在2007年8月2日至10月25日期間，共有2百萬件左右的美泰與費雪產品被美國消費者產品安全委員會（Consumer Product Safety Commission）要求回收，這些產品都是在中國簽約製造，玩具表面塗料與基底（substrate）含有過量的鉛。基底指的是表面塗料下所覆蓋的玩具基本材質。
從2007年8月檢察官著手調查美泰公司開始，美國國會也通過了「消費者產品安全改善法案」（Consumer Product Safety Improvement Act），同樣制定了更嚴格的表漆與基底含鉛標準，將自2009年2月生效。
Giant toy maker Mattel, and its subsidiary, Fisher-Price, today reached a legal settlement with 39 states, resolving a 15 month investigation into the events that led to a voluntary recall of the companies' toys for excessive lead paint in 2007.
The consent judgment, filed today in Suffolk Superior Court, requires Mattel to make a payment of $12 million by January 30, 2009, to be divided among the participating states.
The toys containing lead were all pulled off store shelves by December 2007, and the consent judgment provides protections against future harm for toys now being manufactured.
As the leader of the multi-state group investigation and settlement, Massachusetts will receive $625,000 as a result of the settlement. Of that amount, $500,000 will be dedicated to combating and preventing childhood lead poisoning and $125,000 will cover the costs of the investigation.
From August 2, 2007, through October 25, 2007, the United States Consumer Product Safety Commission recalled approximately two million Mattel and Fisher-Price toys, all manufactured by contractors in China, because the toys contained excessive lead in accessible surface coatings and substrates. A substrate is the base substance a toy is made of that is distinct from the surface coating that covers a toy.
At the time of the recalls, the federal standard permitted for lead in accessible surface coatings was 600 parts per million. During the course of the states' investigation, authorities found that lead levels in the recalled toys not only exceeded the federal standard, but in some instances, tested over 10,000 ppm and 50,000 ppm.
The agreement includes more stringent standards for accessible lead, in both surface coatings and substrates, effective for toys manufactured after November 30, 2008. Under the settlement, the new standards are 90 ppm for lead paint and surface coatings, and 300 ppm total lead for substrates.
Since the attorneys general first contacted Mattel in August 2007, Congress enacted the Consumer Product Safety Improvement Act, which requires more stringent standards for lead in surface coatings and substrates, effective in February 2009.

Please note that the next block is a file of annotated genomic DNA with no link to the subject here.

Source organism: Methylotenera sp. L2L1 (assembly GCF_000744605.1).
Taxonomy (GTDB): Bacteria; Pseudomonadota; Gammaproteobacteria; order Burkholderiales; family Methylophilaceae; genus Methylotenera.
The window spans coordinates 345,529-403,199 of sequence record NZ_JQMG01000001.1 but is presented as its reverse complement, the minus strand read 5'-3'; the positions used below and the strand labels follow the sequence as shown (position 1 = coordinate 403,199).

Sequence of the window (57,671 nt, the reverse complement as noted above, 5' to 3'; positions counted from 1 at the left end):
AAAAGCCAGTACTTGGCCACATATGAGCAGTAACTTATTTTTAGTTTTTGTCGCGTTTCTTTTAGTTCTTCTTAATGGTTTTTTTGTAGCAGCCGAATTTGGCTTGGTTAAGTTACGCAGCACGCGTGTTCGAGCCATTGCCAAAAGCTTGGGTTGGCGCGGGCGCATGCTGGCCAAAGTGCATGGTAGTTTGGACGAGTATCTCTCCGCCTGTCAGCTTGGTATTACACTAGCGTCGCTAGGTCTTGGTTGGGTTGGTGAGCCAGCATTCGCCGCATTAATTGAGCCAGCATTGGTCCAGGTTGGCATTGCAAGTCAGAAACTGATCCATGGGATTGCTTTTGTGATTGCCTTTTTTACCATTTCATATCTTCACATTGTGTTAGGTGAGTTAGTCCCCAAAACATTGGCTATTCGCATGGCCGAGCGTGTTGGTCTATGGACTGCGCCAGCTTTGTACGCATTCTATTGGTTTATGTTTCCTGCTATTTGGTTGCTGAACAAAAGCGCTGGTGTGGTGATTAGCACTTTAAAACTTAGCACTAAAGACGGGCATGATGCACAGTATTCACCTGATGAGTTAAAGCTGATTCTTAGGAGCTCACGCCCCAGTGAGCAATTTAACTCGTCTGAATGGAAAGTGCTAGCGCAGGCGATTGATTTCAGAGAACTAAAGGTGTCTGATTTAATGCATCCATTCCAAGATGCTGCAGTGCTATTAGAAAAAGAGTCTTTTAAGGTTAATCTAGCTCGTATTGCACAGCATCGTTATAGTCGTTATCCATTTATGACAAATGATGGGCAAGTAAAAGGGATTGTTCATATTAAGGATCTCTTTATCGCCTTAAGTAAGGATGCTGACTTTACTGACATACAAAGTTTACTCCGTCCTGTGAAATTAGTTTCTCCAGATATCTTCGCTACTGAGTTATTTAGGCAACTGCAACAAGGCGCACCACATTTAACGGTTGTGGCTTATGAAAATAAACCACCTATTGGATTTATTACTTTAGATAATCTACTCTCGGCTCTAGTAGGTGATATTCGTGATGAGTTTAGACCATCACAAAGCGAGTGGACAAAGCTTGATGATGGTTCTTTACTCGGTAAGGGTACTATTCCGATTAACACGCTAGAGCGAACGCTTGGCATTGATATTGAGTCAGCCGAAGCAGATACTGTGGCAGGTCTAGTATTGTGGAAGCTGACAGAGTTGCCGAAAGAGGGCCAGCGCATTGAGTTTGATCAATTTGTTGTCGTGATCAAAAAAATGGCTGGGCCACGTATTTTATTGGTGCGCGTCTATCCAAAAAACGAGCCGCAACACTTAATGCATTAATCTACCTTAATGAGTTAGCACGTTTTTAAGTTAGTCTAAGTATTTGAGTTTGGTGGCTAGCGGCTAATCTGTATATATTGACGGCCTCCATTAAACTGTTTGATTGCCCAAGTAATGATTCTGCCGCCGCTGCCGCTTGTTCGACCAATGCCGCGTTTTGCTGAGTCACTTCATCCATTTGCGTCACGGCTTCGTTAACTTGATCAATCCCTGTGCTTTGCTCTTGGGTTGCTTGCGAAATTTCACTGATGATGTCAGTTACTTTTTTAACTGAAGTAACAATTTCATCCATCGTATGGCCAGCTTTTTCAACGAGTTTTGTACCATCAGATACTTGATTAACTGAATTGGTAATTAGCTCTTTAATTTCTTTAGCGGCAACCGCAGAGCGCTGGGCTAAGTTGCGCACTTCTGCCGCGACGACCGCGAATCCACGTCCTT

Under the judgment filed today, Mattel must phase in more stringent standards ahead of the timelines provided by the new law. Mattel is also required to notify the attorneys general if it confirms excessive lead in any of its products in violation of state or federal law, or the consent judgment, and to work with the attorneys general to remedy such violations.
Under the consent judgment, should Mattel sell toys in the future that surpass the judgment's lead standards, that conduct would constitute contempt of the judgment as well as a violation of the Consumer Protection Act.
Lead, at any level, is dangerous in the body. Very small amounts of lead can cause neurological damage, drops in IQ and long term behavioral problems. Higher exposures can lead to seizures, coma or death.
Lead poisoning is cumulative and most children who have it do not look or act sick. Early signs of lead poisoning include upset stomach, trouble eating or sleeping, headache or trouble paying attention.
While all affected toys have been removed from the market, consumers who are concerned that a toy they purchased may be affected can cross check the SKU number on the toy with the recall list on Mattel's website, www.mattel.com, or by calling Mattel at 1-800-916-4498.